Brain tumors are the leading cause of cancer-related death in children. Poor understanding of the interactions between tumor cells, especially cancer stem cells (CSCs), and normal brain tissues have played a role. Due to the difficulties of obtaining tumor tissues, there is a limited availability of biologically accurate and matched in vitro (tumor organoid) and in vivo (PDOX) model systems. Normal brain tissue is more difficult to obtain, making it nearly impossible to develop normal brain organoids. To overcome these barriers, we propose to utilize our existing (n=127) and future established patient derived orthotopic xenograft (PDOX) models as the source supply of tumor cells to develop matching tumor organoids. These PDOX models replicate the biology of original patient tumors and represent a wide spectrum of the newly discovered molecular subtypes of malignant brain tumors. Using 24 PDOX models, we have established 13 (54.1%) tumor organoids. Recognizing the rarity of normal brain tissues, we propose to use autopsied tissues. Indeed, we have cryopreserved viable cells of normal cerebrum, cerebellum, brain stem, and sub-ventricular zone cells from children of different ages and showed that the autopsied cerebral cells can proliferate in vitro to form neurospheres. We, therefore, hypothesize that 1) autopsied normal brain tissues and PDOX models can provide critically needed and biologically accurate cells for the development of normal and tumor organoid, and 2) the growth of these organoid are dependent on the growth factor milieu of their location and modulated by the dynamic interactions between different types of cells. Radiation therapy is one of the most important treatment regimens for pediatric brain tumors. Since mutation of histone modification genes are frequent in pediatric brain tumors, our 3rd hypothesis is that such epigenetic changes affect responses and resistance toward radiation, and successful targeting in organoid and PDOX tumors will lead to new combination therapies. We propose three Specific Aims.
Aim 1 : Develop normal brain organoids from autopsied normal cerebrum, cerebellum, brain stem and subventricle zone from all age groups and establish tumoral organoids from PDOX models and identify their location- and developmental-stage dependent niche factor combinations, respectively.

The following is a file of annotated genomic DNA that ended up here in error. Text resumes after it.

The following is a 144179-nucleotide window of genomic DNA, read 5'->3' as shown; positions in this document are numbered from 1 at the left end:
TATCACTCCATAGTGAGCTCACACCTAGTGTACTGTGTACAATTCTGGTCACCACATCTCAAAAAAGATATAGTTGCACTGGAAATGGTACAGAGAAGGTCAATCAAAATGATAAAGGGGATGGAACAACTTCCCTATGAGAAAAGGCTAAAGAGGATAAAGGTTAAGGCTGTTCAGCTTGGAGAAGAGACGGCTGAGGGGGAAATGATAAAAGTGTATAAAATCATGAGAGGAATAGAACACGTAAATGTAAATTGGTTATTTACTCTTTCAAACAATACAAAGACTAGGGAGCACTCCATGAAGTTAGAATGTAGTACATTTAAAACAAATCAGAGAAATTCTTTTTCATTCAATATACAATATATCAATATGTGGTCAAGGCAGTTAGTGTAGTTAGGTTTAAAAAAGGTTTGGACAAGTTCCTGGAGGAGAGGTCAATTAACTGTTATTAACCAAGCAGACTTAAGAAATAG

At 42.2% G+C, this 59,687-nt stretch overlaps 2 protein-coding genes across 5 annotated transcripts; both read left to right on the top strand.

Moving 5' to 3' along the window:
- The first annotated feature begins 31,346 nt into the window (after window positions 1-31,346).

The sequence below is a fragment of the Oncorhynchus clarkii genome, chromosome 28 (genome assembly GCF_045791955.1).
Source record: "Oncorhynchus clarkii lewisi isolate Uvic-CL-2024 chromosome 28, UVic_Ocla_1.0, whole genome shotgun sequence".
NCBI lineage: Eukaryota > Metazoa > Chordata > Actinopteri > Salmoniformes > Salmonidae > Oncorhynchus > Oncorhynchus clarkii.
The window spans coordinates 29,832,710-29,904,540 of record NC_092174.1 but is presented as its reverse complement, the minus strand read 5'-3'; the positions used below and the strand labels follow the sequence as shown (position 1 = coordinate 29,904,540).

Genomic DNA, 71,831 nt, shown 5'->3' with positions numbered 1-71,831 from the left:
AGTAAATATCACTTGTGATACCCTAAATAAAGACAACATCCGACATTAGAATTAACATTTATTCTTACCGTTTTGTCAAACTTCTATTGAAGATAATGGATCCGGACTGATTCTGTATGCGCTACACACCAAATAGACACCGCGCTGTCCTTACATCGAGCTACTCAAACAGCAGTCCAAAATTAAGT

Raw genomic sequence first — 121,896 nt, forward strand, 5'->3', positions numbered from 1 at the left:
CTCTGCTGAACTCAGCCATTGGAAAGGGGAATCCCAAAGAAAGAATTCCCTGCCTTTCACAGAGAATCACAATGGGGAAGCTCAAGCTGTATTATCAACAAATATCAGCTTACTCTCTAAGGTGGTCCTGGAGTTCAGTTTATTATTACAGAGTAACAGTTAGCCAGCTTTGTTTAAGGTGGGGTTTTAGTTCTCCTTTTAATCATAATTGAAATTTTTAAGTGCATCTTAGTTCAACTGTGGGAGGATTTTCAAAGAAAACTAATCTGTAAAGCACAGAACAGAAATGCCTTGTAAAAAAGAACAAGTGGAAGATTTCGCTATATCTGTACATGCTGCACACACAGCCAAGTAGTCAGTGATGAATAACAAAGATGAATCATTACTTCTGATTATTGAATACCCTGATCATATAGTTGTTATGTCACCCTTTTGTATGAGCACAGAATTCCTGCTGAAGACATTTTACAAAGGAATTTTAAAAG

Aim 2 : Understand the dynamic interactions between tumor (CSCs and non-stem tumor) cells and normal brain cells. We will use co-culture assays to identify the niche factor combinations that dictate cellular diversity and survival of CSC and normal brain cells, and perform global multi-omics analysis and single cell RNAseq to elucidate the molecular mechanisms, followed by in vivo validation of our findings in PDOX models.
Aim 3 : Determine the role of histone methylation in regulating CSC survival and self-renewal of malignant brain tumors when perturbed by radiation. We will use normal and tumoral organoids to determine how pre-existing histone methylation status affect their survival and to identify key radiation-resistant methylation(s) by combining radiation with an informer set of small-molecule probes that selectively target distinct nodes in tumor epigenetic regulatory circuity in organoids and in PDOX models.

Public Health Relevance

Our study will provide a new mechanistic understanding of brain tumor cell biology during their interaction with normal brain cells and identify a new set of genetic and epigenetic drivers that can be targeted in our large panel of organoids and PDOX mouse models of pediatric malignant brain tumors.

National Institute of Health (NIH)
National Cancer Institute (NCI)
Research Project--Cooperative Agreements (U01)
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Special Emphasis Panel (ZCA1)
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Salnikow, Konstantin
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Children's Memorial Hospital (Chicago)
United States
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